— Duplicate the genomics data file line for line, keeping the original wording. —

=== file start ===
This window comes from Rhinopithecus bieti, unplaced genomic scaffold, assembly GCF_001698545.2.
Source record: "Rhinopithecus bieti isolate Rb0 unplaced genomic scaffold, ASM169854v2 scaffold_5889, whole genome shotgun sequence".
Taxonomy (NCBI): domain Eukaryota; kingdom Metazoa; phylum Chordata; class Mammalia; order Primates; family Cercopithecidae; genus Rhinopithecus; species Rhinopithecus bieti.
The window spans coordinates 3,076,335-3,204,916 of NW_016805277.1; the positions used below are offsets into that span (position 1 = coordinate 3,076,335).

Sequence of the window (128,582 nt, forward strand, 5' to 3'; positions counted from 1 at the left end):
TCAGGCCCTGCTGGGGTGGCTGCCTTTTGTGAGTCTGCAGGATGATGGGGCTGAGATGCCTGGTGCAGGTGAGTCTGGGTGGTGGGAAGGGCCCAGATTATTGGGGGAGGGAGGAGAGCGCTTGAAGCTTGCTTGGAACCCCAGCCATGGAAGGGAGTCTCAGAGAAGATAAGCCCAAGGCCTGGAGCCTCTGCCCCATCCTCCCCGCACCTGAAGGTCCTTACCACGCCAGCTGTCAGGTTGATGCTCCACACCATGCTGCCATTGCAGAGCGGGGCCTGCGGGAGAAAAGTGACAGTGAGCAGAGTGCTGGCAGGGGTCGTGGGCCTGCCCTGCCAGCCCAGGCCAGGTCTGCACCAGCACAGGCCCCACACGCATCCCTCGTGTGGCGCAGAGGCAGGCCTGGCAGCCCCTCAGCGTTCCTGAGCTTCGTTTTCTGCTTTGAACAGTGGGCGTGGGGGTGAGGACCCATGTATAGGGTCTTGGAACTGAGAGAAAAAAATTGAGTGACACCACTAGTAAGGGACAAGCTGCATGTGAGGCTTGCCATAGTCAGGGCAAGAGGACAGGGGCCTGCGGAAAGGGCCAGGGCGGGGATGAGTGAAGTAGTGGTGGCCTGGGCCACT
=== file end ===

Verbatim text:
This window comes from Rhinopithecus bieti, unplaced genomic scaffold, assembly GCF_001698545.2.
Source record: "Rhinopithecus bieti isolate Rb0 unplaced genomic scaffold, ASM169854v2 scaffold_5889, whole genome shotgun sequence".
Taxonomy (NCBI): domain Eukaryota; kingdom Metazoa; phylum Chordata; class Mammalia; order Primates; family Cercopithecidae; genus Rhinopithecus; species Rhinopithecus bieti.
The window spans coordinates 3,076,335-3,204,916 of NW_016805277.1; the positions used below are offsets into that span (position 1 = coordinate 3,076,335).

Sequence of the window (128,582 nt, forward strand, 5' to 3'; positions counted from 1 at the left end):
TCAGGCCCTGCTGGGGTGGCTGCCTTTTGTGAGTCTGCAGGATGATGGGGCTGAGATGCCTGGTGCAGGTGAGTCTGGGTGGTGGGAAGGGCCCAGATTATTGGGGGAGGGAGGAGAGCGCTTGAAGCTTGCTTGGAACCCCAGCCATGGAAGGGAGTCTCAGAGAAGATAAGCCCAAGGCCTGGAGCCTCTGCCCCATCCTCCCCGCACCTGAAGGTCCTTACCACGCCAGCTGTCAGGTTGATGCTCCACACCATGCTGCCATTGCAGAGCGGGGCCTGCGGGAGAAAAGTGACAGTGAGCAGAGTGCTGGCAGGGGTCGTGGGCCTGCCCTGCCAGCCCAGGCCAGGTCTGCACCAGCACAGGCCCCACACGCATCCCTCGTGTGGCGCAGAGGCAGGCCTGGCAGCCCCTCAGCGTTCCTGAGCTTCGTTTTCTGCTTTGAACAGTGGGCGTGGGGGTGAGGACCCATGTATAGGGTCTTGGAACTGAGAGAAAAAAATTGAGTGACACCACTAGTAAGGGACAAGCTGCATGTGAGGCTTGCCATAGTCAGGGCAAGAGGACAGGGGCCTGCGGAAAGGGCCAGGGCGGGGATGAGTGAAGTAGTGGTGGCCTGGGCCACT